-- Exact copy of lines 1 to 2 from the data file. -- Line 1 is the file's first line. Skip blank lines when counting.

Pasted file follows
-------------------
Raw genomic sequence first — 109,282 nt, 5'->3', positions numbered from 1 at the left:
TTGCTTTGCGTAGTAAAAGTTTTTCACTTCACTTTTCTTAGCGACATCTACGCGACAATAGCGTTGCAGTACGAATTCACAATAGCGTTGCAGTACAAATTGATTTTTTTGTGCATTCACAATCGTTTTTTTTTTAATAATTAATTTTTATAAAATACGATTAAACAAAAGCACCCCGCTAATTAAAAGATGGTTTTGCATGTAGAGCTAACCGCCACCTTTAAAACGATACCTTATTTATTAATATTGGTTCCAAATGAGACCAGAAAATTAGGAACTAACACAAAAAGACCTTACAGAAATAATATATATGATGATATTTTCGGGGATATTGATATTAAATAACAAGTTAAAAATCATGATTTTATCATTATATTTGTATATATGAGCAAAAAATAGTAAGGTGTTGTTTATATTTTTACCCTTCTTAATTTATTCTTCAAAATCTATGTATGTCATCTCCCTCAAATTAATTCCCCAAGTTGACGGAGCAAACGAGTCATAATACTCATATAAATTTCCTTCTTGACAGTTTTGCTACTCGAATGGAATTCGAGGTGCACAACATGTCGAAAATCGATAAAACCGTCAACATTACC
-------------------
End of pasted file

Raw genomic sequence first — 109,282 nt, 5'->3', positions numbered from 1 at the left:
TTGCTTTGCGTAGTAAAAGTTTTTCACTTCACTTTTCTTAGCGACATCTACGCGACAATAGCGTTGCAGTACGAATTCACAATAGCGTTGCAGTACAAATTGATTTTTTTGTGCATTCACAATCGTTTTTTTTTTAATAATTAATTTTTATAAAATACGATTAAACAAAAGCACCCCGCTAATTAAAAGATGGTTTTGCATGTAGAGCTAACCGCCACCTTTAAAACGATACCTTATTTATTAATATTGGTTCCAAATGAGACCAGAAAATTAGGAACTAACACAAAAAGACCTTACAGAAATAATATATATGATGATATTTTCGGGGATATTGATATTAAATAACAAGTTAAAAATCATGATTTTATCATTATATTTGTATATATGAGCAAAAAATAGTAAGGTGTTGTTTATATTTTTACCCTTCTTAATTTATTCTTCAAAATCTATGTATGTCATCTCCCTCAAATTAATTCCCCAAGTTGACGGAGCAAACGAGTCATAATACTCATATAAATTTCCTTCTTGACAGTTTTGCTACTCGAATGGAATTCGAGGTGCACAACATGTCGAAAATCGATAAAACCGTCAACATTACC